Apart from the famous Takshasila and Nalanda Universities, there were many more such places where vedic sciences and research were done by students from various neighbouring countries.
Education has always been given great prominence in Indian society since the times of the vedic civilization, with gurukul and ashrams being the centers of learning.
Most ancient gurukul known in history of India was Dronacharya’s gurukul (5200 years old), which later became guru-gaon (guru’s village) and went on to become modern day’s Gurgaon, near Delhi.
Takshasila University in present day Pakistan
Taxila as it is called today in Pakistan, Takshasila University established around 3700 years ago (around 1700 BC) was home to over 10500 students where the students from all across the world used to come to attain specialization in over 64 different fields of study like vedas, grammar, philosophy, ayurveda, agriculture, surgery, politics, archery, warfare, astronomy, commerce, futurology, music, dance, etc.
Famous graduates of this University include the ones like Panini, Chanakya, Charaka, Vishnu Sarma, Jivaka etc.
This is the world’s oldest university found till date.
Nalanda University in present day Bihar
Nalanda University was established by Shakraditya of Gupta dynasty in modern Bihar during early 5th century and flourished for 600 years till 12th century. Nalanda was the world’s first university to have residential quarters for both students and teachers. It also had large public lecture halls. Students from countries like Korea, Japan, China, Tibet, Indonesia, Persia and Turkey came to study in this university.
The library of this university was the largest library of the ancient world and had thousands of volumes of manuscripts on various subjects like grammar, logic, literature, astrology, astronomy, and medicine. The library complex was called Dharmaganja, and had three large buildings: the Ratnasagara, the Ratnadadhi, and the Ratnaranjaka. Ratnadadhi was nine stories tall and stored the most sacred manuscripts including the Prajnaparamita Sutra and the Samajguhya. In 2010, the parliament of India passed a bill approving the plans to restore the ancient Nalanda University as a modern Nalanda International University dedicated for post-graduate research. Many east asian countries including China, Singapore and Japan have come forward to fund the construction of this revived Nalanda University.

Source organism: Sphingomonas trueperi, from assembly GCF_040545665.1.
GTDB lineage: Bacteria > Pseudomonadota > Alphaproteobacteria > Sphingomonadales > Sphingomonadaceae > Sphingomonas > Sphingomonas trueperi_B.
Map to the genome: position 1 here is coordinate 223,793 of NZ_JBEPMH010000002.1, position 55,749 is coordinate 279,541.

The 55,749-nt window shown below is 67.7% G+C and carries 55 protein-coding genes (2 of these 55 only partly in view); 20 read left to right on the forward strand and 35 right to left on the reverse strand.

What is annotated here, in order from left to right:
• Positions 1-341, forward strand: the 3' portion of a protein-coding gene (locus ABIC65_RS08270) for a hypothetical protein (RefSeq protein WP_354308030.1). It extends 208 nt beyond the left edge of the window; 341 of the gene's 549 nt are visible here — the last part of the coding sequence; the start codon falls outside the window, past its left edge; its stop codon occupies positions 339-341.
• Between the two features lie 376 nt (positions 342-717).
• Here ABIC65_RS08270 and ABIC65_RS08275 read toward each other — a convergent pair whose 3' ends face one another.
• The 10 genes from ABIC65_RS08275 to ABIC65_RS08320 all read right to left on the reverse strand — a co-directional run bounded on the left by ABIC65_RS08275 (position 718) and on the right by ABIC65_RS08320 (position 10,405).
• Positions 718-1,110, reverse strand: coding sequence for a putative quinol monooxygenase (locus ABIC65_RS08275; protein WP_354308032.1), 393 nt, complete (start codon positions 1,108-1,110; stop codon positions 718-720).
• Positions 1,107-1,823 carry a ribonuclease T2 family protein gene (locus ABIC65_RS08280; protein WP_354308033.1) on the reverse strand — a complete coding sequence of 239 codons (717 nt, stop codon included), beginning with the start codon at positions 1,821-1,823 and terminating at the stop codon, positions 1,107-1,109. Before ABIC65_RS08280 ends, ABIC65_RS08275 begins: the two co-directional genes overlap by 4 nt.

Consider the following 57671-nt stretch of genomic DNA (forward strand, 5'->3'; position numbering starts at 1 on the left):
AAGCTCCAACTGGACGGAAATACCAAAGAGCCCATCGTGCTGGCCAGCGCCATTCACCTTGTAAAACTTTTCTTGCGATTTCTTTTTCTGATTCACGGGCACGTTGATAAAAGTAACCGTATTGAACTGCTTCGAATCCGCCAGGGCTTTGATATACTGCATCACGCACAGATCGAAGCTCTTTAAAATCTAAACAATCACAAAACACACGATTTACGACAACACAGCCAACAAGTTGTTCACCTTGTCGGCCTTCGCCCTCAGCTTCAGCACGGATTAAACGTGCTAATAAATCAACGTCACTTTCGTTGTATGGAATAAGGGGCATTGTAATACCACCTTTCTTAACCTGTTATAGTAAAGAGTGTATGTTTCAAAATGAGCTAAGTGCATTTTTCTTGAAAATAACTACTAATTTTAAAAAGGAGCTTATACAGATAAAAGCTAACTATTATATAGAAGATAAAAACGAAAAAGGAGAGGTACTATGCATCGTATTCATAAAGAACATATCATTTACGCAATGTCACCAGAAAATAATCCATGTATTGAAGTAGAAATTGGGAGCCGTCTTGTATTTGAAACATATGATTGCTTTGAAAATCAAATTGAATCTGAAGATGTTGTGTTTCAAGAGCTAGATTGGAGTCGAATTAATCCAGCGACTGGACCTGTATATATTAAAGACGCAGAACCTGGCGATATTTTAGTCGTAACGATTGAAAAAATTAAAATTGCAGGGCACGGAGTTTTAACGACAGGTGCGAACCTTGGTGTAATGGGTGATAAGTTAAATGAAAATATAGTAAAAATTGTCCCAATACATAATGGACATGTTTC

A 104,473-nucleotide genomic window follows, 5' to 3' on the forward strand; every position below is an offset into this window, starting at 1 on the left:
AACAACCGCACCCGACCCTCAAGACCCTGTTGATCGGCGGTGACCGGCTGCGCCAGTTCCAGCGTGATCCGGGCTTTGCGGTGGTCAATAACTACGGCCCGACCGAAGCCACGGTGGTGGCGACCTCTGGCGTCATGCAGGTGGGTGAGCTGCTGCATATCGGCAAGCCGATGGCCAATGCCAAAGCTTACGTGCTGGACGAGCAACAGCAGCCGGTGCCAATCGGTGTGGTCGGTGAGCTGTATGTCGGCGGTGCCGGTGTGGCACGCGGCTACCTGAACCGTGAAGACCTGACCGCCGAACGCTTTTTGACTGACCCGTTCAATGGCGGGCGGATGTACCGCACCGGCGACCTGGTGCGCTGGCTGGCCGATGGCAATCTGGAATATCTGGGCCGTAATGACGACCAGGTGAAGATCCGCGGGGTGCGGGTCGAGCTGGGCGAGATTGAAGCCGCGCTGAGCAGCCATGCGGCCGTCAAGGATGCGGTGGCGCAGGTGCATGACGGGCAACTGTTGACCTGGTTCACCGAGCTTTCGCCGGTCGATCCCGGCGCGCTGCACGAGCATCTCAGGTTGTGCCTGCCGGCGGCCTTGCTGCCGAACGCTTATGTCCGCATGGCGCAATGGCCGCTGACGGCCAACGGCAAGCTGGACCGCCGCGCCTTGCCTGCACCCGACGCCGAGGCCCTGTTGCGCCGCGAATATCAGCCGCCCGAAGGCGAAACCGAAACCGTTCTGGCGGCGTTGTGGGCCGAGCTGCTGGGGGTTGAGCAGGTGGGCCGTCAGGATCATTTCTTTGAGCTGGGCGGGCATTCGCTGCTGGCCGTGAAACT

Vikramasila University in present day Bihar
Vikramaśīla University was one of the two most important centres of Buddhist learning in India during the Pala empire, along with Nālandā University. Vikramaśīla was established by King Dharmapala (783 to 820) in response to a supposed decline in the quality of scholarship at Nālandā. Atisha, the renowned pandit, is sometimes listed as a notable abbot.
Vikramashila (village Antichak, district Bhagalpur, Bihar) is located at about 50 km east of Bhagalpur and about 13 km north-east of Kahalgaon, a railway station on Bhagalpur-Sahebganj section of Eastern Railway.
It gave direct competition to Nalanda University with over 100 teachers and over 1000 students listed in this University. This university was well known for its specialized training on the subject of Tantra (Tantrism). One of the most popular graduates from this University was Atiśa Dipankara, a founder of the Sharma traditions of Tibetan Buddhism who also revived the Buddhism in Tibet.
Vallabhi University in present day Saurrashtra, Gujarat
Vallabhi University was established in Saurashtra of modern Gujarat at around 6th century and it flourished for 600 years till 12th century. Chinese traveler Itsing who visited this university during the 7th century describes it as a great center of learning. Gunamati and Sthiramati, the two famous Buddhist scholars are said to have graduated from this University. This University was popular for its training in secular subjects and students from all over the country came to study in this University. Because of its high quality of education, graduates of this University were given higher executive posts.
Pushpagiri University in present day Odisha